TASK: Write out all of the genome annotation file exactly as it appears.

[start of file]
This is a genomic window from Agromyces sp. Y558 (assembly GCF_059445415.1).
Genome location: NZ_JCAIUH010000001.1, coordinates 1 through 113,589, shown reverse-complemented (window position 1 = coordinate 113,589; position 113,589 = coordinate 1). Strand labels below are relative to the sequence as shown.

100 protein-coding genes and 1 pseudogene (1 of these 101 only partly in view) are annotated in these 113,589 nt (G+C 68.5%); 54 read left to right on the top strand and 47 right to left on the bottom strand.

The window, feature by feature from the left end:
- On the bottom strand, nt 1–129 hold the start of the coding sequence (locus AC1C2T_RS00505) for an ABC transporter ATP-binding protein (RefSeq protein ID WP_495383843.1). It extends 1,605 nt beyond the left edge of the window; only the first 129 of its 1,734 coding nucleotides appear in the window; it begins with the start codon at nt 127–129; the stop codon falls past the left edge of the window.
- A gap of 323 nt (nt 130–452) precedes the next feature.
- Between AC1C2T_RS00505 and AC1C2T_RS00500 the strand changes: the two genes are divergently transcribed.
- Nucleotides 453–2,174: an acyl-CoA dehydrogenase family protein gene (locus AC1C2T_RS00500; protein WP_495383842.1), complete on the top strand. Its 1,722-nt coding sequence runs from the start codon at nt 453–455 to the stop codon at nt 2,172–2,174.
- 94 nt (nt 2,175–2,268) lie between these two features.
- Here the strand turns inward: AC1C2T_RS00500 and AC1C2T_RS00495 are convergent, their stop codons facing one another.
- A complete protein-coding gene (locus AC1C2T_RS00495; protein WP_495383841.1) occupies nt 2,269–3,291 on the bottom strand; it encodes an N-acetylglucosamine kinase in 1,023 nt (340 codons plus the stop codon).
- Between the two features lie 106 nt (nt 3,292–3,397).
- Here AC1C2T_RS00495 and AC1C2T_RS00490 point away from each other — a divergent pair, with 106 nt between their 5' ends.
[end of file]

This is a genomic window from Agromyces sp. Y558 (assembly GCF_059445415.1).
Genome location: NZ_JCAIUH010000001.1, coordinates 1 through 113,589, shown reverse-complemented (window position 1 = coordinate 113,589; position 113,589 = coordinate 1). Strand labels below are relative to the sequence as shown.

100 protein-coding genes and 1 pseudogene (1 of these 101 only partly in view) are annotated in these 113,589 nt (G+C 68.5%); 54 read left to right on the top strand and 47 right to left on the bottom strand.

The window, feature by feature from the left end:
- On the bottom strand, nt 1–129 hold the start of the coding sequence (locus AC1C2T_RS00505) for an ABC transporter ATP-binding protein (RefSeq protein ID WP_495383843.1). It extends 1,605 nt beyond the left edge of the window; only the first 129 of its 1,734 coding nucleotides appear in the window; it begins with the start codon at nt 127–129; the stop codon falls past the left edge of the window.
- A gap of 323 nt (nt 130–452) precedes the next feature.
- Between AC1C2T_RS00505 and AC1C2T_RS00500 the strand changes: the two genes are divergently transcribed.
- Nucleotides 453–2,174: an acyl-CoA dehydrogenase family protein gene (locus AC1C2T_RS00500; protein WP_495383842.1), complete on the top strand. Its 1,722-nt coding sequence runs from the start codon at nt 453–455 to the stop codon at nt 2,172–2,174.
- 94 nt (nt 2,175–2,268) lie between these two features.
- Here the strand turns inward: AC1C2T_RS00500 and AC1C2T_RS00495 are convergent, their stop codons facing one another.
- A complete protein-coding gene (locus AC1C2T_RS00495; protein WP_495383841.1) occupies nt 2,269–3,291 on the bottom strand; it encodes an N-acetylglucosamine kinase in 1,023 nt (340 codons plus the stop codon).
- Between the two features lie 106 nt (nt 3,292–3,397).
- Here AC1C2T_RS00495 and AC1C2T_RS00490 point away from each other — a divergent pair, with 106 nt between their 5' ends.